My 14-year-old has become rude, a poor student, and mean to his younger brother. What do I do?


I have a fourteen-year-old son. In the past year, he has become very verbally rude. He is not doing well in school. He cannot get along with his little brother, who is seven. He used to be so sweet and loving and now I'm so worried about him. I know drugs are not an issue; we have checked into that. He just doesn't want to do anything.


Ah, the wonders of the teenage years. Both boys and girls go through a period of extreme moodiness during adolescence. Girls tend to lash out verbally, having bouts of extreme anger, pouting, tears, and giddiness. Boys tend to be surly, gloomy, and communicate at a minimum. There are reasons behind these trends, but it doesn't mean parents should throw up their hands in surrender.

Nine times out of ten you get what you will tolerate. You will also find that he will imitate what he has seen you and others do but to a greater extreme because he hasn't learned self-control fully. Let's look at each issue independently and see what can be done.

Doing Poorly in School

Is this a continuation of poor work habits in earlier grades or is it something new? As children progress through the grades, the work gets harder and the workload increases. A level of effort that allowed a child to do adequately in grade school won't work as well in junior high or high school. Here you need to play detective a bit and decide where the problem lies. Observe his study habits and talk to his teachers about what they have seen:

  • Is it a lack of time being spent on work?
  • Is it procrastination and trying to get things done only at the last minute?
  • Is it that he thinks it is useless and so doesn't apply himself?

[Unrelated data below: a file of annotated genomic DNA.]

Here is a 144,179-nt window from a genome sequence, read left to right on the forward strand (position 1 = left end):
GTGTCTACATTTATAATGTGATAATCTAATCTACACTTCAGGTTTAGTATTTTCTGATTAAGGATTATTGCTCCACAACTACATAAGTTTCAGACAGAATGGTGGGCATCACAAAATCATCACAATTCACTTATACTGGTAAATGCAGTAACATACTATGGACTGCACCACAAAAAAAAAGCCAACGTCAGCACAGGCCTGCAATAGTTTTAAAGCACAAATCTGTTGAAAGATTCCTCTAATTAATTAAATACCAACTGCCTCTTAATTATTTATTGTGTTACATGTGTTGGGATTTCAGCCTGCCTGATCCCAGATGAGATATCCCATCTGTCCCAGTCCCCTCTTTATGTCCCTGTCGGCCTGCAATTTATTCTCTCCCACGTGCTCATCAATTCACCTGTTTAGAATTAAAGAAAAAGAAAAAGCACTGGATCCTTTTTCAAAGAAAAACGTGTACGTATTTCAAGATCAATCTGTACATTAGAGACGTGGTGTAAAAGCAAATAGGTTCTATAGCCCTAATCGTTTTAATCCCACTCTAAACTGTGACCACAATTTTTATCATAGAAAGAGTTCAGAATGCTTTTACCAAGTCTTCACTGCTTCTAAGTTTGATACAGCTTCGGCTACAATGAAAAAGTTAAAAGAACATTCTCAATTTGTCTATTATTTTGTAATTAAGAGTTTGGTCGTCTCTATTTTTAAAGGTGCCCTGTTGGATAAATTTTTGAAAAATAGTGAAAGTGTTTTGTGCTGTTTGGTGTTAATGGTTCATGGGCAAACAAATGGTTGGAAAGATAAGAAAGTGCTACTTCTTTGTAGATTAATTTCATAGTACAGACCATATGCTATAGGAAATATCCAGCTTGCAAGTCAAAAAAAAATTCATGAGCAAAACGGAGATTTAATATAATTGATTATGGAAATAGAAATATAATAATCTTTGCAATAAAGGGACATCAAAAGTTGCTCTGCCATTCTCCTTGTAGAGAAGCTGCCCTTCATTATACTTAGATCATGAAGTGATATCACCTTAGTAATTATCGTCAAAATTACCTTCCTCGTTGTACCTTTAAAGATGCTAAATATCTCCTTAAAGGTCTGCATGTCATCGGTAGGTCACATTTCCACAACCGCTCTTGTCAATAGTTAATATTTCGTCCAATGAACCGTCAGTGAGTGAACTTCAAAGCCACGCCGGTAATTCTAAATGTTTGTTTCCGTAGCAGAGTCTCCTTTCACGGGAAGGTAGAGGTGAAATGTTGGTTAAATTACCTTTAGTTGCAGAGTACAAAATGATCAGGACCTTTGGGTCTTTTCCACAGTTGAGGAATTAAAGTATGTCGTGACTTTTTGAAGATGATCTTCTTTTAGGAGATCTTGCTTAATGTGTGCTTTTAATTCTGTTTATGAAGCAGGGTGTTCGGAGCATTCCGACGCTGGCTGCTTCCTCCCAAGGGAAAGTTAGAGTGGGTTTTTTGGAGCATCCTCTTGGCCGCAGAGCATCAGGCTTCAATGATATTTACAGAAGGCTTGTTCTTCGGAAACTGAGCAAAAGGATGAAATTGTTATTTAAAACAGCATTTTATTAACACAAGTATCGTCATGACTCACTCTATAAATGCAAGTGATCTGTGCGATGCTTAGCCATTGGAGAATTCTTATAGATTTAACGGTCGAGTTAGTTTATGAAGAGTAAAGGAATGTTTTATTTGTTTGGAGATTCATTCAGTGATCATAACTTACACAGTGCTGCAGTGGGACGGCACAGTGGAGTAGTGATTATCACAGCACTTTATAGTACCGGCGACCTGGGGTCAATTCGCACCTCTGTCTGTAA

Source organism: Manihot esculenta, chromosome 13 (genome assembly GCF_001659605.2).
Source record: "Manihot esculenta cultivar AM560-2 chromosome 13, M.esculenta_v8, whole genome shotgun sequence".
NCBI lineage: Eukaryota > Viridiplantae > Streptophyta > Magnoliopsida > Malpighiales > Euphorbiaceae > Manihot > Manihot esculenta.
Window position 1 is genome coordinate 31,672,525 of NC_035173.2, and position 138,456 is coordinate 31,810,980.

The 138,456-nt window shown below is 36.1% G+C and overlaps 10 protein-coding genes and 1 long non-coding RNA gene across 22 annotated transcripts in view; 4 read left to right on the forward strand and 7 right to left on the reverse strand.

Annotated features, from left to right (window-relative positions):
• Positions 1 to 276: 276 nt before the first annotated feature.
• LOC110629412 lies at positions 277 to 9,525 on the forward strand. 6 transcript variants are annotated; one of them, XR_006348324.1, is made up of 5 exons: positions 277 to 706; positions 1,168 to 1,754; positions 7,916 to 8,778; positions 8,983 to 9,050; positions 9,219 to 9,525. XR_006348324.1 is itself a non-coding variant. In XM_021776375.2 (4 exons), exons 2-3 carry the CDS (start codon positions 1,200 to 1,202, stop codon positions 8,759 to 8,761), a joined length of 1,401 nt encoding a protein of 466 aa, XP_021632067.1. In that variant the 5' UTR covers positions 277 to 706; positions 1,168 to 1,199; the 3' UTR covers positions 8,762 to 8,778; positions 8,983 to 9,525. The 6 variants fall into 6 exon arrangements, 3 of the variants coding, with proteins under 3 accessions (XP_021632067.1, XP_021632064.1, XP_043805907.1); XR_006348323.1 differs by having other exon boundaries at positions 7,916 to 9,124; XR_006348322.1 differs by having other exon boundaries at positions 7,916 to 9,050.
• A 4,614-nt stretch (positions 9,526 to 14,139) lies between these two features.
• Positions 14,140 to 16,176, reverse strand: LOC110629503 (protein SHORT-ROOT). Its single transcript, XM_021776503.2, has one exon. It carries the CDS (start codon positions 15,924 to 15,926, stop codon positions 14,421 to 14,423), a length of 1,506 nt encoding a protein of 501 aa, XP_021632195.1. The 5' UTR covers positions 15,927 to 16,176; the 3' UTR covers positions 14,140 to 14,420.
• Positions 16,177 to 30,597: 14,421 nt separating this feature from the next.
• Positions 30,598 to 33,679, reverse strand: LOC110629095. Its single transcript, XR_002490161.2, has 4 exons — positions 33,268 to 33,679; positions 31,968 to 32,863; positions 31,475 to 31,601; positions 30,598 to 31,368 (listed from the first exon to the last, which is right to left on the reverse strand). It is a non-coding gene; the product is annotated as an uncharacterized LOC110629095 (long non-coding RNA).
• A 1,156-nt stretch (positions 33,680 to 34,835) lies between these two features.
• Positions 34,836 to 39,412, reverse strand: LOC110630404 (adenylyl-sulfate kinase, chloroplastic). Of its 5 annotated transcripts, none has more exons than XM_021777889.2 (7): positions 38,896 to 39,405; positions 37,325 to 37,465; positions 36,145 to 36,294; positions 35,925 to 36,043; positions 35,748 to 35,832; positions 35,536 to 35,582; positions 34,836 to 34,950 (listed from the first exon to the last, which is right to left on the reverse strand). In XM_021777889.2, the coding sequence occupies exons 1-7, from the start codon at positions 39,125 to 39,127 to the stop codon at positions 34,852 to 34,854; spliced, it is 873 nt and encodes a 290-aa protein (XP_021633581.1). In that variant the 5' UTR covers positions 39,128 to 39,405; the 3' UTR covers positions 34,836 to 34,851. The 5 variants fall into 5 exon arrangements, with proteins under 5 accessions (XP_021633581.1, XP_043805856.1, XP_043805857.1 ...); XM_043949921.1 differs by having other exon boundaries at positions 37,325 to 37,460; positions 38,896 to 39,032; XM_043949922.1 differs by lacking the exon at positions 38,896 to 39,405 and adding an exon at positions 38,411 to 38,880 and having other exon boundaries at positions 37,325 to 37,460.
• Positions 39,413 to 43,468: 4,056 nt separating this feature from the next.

• Is it that he doesn't get it so he pretends?
  • Is it something more basic like having trouble reading because of eyesight problems?

Rather than trying to apply a one-size-fits-all solution to the problem, we need to narrow down the possibilities. For example, if he is squinting when he reads, punishing by sending to his room until he gets his reading done isn't going to help the problem.

Not Getting Along with Younger Siblings

A part of this is because adolescence causes rapid changes in the way a person feels and thinks. His younger brother doesn't understand what is going on and wants to treat him as if he was still a child. But he is maturing and wants to be treated like an adult. Yet adults look at him as still a child. Many children wrongly believe that who they associate with is how they are treated, so they push away their younger siblings so as to not be thought of as a child.

Once again, most of what you get is what you tolerate. Give the older boy assignments where he helps his younger brother. Make sure you tell him that it is because he is older, more capable and that he can help teach his younger brother. Don't make it into a punishment or he will resent it. If fights break out, squelch them immediately. Don't take sides, judge each situation fairly and evenly.

Verbally Rude

At times parents, especially the mother, will interpret a teenage boy's behavior or lack of communication as rude. Boys tend to be less verbal than girls and during the teenage years, the contrast often increases before it eases. One reason is that their emotions are running wild and many boys figure it is safer to keep their mouth shut than to say something wrong. Another reason is that their voice is changing, they literally don't like hearing their own voice for a while.

Once again, you can ease the situation by laying down your expectations clearly. Don't expect more than you can get, but you can layout guidelines of polite behavior. For instance, if an older person says "Hello," the polite thing to do is to respond in kind. Ignoring another person or pretending to ignore him is rude. If it happens in front of others, then apologize to your guest. At a later point, take your son aside and tell him that he was rude, tell him why that particular behavior was rude, and then tell him what the consequence will be. Allow him to have his say, but let him know you weren't asking for excuses, you are expecting politeness. Since his behavior is anti-social, a good consequence is to spend the evening in his room without a phone, computer, television, or other communications device.

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